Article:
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Google researchers say hacking attacks on journalists are likely state-backed

A report from a pair of Google security engineers claims that 21 of the 25 largest news outlets in the world have been attacked by hackers that were likely either working for governments or carrying out the attacks in support of them, according to Reuters.

Shane Huntley, who released the report at a Black Hat conference in Singapore this week with co-author Morgan Marquis-Boire, says that journalists were “massively over-represented” in the overall pool of people who were victims of such attacks. For example, Huntley mentioned that Chinese hackers penetrated one “major” Western news outlet using a carefully-written questionnaire that was emailed to that organization’s staff members.

“If you’re a journalist or a journalistic organization we will see state-sponsored targeting and we see it happening regardless of region, we see it from all over the world both from where the targets are and where the targets are from,” Huntley said.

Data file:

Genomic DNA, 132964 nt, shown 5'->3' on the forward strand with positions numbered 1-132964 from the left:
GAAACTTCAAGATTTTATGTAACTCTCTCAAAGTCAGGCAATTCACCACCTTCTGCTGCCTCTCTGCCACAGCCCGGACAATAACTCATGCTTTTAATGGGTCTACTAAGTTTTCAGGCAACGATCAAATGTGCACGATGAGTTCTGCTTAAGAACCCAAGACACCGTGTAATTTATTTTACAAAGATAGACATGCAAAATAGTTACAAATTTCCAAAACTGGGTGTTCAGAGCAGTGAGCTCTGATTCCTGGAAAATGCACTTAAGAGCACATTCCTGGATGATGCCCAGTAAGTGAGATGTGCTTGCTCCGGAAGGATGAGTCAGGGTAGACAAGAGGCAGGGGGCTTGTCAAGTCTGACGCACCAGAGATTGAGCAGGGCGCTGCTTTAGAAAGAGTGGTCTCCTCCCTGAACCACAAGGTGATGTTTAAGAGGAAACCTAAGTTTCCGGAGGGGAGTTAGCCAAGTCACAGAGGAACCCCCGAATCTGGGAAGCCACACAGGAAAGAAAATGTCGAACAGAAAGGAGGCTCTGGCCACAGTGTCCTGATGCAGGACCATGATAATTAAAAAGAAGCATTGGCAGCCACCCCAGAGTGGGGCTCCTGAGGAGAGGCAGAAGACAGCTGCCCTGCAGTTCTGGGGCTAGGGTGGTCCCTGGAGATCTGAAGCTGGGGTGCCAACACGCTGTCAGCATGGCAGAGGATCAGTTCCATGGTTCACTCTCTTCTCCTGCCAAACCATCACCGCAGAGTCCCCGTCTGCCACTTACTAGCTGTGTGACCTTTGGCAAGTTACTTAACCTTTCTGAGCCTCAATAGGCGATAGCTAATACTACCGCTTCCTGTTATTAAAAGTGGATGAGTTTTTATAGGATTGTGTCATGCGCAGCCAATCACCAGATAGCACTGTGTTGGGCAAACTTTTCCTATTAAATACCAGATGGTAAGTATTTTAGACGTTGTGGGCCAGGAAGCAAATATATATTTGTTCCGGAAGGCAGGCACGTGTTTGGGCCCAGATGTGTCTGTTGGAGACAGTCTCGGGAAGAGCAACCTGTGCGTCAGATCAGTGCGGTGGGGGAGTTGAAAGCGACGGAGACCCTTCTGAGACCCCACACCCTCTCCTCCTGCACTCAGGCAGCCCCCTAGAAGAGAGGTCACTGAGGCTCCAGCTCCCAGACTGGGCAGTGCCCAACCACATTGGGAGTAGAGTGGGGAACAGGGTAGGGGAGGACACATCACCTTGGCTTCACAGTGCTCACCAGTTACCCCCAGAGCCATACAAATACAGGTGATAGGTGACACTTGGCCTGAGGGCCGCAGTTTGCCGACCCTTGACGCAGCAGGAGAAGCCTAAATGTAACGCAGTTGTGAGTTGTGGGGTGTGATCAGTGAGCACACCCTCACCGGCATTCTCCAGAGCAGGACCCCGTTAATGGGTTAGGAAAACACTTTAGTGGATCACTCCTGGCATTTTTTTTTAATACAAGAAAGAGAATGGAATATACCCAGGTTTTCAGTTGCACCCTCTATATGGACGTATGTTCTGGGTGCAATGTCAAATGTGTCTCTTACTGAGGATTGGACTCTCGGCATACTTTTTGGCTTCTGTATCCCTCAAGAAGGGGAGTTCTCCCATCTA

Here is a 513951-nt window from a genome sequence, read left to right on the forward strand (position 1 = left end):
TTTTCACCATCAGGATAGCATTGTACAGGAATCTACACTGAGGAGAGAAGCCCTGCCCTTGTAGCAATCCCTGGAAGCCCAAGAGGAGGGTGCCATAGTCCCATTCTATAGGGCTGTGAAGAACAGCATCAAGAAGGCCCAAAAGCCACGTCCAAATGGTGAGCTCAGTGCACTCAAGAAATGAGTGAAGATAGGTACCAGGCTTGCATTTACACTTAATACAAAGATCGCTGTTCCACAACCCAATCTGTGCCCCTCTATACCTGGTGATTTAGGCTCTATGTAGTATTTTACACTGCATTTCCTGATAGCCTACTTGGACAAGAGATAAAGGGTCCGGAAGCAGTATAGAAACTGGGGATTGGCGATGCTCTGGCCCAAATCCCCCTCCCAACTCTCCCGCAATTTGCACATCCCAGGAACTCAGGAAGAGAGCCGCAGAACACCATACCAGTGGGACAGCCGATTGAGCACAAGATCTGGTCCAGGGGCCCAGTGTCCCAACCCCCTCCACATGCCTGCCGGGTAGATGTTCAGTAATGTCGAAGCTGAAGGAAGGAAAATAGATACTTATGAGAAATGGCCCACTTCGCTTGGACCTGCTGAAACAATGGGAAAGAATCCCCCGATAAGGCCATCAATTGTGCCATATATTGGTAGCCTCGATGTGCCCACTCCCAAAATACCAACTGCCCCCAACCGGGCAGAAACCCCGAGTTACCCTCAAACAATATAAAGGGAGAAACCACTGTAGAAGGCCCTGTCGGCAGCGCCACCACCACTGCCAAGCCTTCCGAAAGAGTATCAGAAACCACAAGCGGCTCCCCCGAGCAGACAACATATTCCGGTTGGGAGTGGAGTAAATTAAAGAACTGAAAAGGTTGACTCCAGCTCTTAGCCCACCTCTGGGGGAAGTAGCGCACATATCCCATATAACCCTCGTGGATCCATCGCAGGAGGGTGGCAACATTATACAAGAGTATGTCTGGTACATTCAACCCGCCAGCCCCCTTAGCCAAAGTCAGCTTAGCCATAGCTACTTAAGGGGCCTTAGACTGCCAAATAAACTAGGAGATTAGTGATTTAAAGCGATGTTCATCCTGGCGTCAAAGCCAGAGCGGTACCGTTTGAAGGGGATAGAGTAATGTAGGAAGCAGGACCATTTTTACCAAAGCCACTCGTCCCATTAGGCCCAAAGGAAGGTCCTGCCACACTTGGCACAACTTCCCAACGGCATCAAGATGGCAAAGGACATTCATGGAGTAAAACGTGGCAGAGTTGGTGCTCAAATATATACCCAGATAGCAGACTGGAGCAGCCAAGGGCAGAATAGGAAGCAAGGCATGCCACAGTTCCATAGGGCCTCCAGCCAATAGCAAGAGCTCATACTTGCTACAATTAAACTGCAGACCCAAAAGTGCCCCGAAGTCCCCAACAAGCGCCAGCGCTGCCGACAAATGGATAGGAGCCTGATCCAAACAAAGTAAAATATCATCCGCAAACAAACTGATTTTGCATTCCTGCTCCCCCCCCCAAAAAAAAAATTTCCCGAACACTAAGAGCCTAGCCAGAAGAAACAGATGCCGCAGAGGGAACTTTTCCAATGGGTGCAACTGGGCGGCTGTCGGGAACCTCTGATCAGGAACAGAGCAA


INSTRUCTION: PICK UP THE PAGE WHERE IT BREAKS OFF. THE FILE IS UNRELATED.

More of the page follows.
Part of the problem is the lack of attention paid to security by news organizations. “A lot of news organizations are just waking up to this,” said Marquis-Boire. However, individual journalists are taking steps to protect themselves and their sources, even as their organizations lag behind.

“We’re seeing a definite upswing of individual journalists who recognize this is important,” Marquis-Boire said.

Considering the volume of people that have used passwords as simplistic as “123456,” we’re not terribly surprised that a lack of focus on the issue of security has been at the forefront of the problem.